2Smooth pursuit basics used for pursuing or following moving targets smooth if the target movements are smoothmatch the angular velocity of the eye to the velocity of a moving targetas long as the target velocity is not too high!
3Saccades and pursuit We can also “follow” with saccades discontinuouslyWe mostly follow a slow continuously moving target mostly with smooth pursuit (SP) movementsSP is continuousoften some saccades are superimposed on the SP
4Vision remains clear through smooth pursuit Vision is suppressed briefly during saccadesSP is an attempt to match eye velocity to the velocity of the targetSaccades occur to correct foveation when there is pursuit errorSP is complementary to saccades
5Stimulus for SP: a slowly moving target. SP inaccurate above 20-30° per second.As target velocity increases, saccadic movements occur more frequently.SP movements can be altered in progress
6LatencyLatency = interval from initiation of stimulus to start of movementLatency of SP: milliseconds (ms)considerably longer than VOR (~10 ms)about the same as OKNconsiderably shorter than the latency for saccades ( ms.)
7Alteration “in progress” if the direction or velocity of the target changes, SP is correspondingly alteredafter one latency periodSP movements are under continuous controlSaccades are under discontinuous (sampled) control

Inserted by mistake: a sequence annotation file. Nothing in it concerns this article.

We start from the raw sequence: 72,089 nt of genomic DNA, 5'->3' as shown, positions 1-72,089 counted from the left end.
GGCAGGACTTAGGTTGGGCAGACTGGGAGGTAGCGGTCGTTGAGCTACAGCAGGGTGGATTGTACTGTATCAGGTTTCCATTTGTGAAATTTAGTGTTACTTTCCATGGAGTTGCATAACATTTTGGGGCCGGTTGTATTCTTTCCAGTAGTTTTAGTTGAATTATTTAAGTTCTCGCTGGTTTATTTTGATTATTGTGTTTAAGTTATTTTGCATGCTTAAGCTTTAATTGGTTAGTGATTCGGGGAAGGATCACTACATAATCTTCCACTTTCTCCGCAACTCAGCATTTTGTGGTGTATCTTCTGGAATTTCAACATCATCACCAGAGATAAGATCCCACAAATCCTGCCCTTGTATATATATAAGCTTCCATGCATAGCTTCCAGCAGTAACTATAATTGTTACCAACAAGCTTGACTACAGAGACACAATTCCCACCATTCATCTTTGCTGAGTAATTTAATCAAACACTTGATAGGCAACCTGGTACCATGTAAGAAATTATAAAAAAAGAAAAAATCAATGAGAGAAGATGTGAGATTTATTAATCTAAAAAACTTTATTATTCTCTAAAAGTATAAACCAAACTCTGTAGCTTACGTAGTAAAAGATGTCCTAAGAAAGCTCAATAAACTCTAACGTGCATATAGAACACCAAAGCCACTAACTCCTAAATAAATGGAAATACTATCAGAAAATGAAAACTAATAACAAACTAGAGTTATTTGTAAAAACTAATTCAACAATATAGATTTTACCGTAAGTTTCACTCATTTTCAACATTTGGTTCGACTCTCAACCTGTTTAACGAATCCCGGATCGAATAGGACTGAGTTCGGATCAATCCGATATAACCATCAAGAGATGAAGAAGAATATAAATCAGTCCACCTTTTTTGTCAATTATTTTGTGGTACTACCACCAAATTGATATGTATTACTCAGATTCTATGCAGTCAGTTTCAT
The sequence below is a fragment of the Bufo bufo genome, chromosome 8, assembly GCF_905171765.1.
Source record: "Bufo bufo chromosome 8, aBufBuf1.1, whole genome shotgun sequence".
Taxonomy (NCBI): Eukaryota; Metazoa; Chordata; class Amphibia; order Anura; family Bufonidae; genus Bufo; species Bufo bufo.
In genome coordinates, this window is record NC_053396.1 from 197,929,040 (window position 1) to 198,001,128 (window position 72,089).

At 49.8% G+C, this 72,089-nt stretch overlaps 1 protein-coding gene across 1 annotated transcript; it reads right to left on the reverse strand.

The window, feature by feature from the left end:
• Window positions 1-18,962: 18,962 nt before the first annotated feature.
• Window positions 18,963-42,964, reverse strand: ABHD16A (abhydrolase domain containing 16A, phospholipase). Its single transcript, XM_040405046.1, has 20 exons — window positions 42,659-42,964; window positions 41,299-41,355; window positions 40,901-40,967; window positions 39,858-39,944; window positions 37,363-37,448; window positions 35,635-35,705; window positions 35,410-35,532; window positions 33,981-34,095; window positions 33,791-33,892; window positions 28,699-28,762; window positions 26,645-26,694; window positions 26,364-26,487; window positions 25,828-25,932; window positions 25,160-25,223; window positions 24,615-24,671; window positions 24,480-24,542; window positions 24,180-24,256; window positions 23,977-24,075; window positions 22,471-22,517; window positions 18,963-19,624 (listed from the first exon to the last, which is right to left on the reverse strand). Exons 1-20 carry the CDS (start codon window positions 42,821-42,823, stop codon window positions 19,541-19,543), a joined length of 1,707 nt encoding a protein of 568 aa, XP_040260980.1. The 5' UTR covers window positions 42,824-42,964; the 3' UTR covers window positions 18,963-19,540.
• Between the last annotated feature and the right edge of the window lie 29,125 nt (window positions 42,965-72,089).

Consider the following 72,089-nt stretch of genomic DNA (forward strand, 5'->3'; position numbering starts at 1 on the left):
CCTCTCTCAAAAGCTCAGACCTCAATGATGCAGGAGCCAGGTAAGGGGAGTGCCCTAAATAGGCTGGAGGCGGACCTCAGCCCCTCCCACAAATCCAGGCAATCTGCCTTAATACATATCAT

8SP: stimulus is smallFunction : to keep maintained foveation of moving objectsVs. OKN: optimally stimulus is full-field rotation (OKN drum)Need a moving stimulus for SPcannot voluntarily generate SP without a target
10Retinal slip velocity RSV = target velocity - eye velocity Gain = eye velocity/target velocityUsually, the eye doesn’t move as fast as the targetgain of the response is less than 1.0we make a saccade to “catch up”If our eyes move faster than the target, the gain is greater than 1.0we make a saccade in the direction opposite to the target’s direction
11SP and OKN Many SP targets also elicit some OKN if a small target moves on a stationary background, the background will move in the opposite direction on the retina and this can stimulate OKNbest indication that the optokinetic system has been activated: presence of optokinetic after-nystagmus (OKAN)
13Cortical damageHemispherectomy impairs pursuit of ipsilaterally moving targetsdeficit for targets moving toward the side of the lesionUnilateral lesions of parieto-temporal cortex :reduction in pursuit speedconsequent increase in the frequency of “catch up” saccades
14Unilateral MST damagedeficit present for any pursuit eye movement toward the lesioned hemisphereindependent of point of origin of the targetnot retinotopic.
15Unilateral MT damage difficulty in initiating smooth pursuit worst in a relatively small portion of the visual fielda scotoma for moving stimulimay have difficulty in estimating target speedthought to provide sensory inputs to the parieto-temporal areas involved in motor aspects of smooth pursuit.
16Cerbellumimportant for normal smooth pursuit gain and for combined eye/head tracking (cancellation of the VORbilateral damage to the flocculus and paraflocculus leads to enduring deficits in smooth pursuitOKN relatively preserved.
17MLF Medial longitudinal fasiculus: signals necessary for vertical smooth pursuitvertical vestibular eye movementsmaintenance of vertical eye positionMLF fibers signal eye velocity during vertical smooth pursuit
18Motor neurons Motor neuron behavior slow movements of smooth pursuit = vestibular slow phasessame final common pathAll muscle fibers seem to participate in all types of eye movements.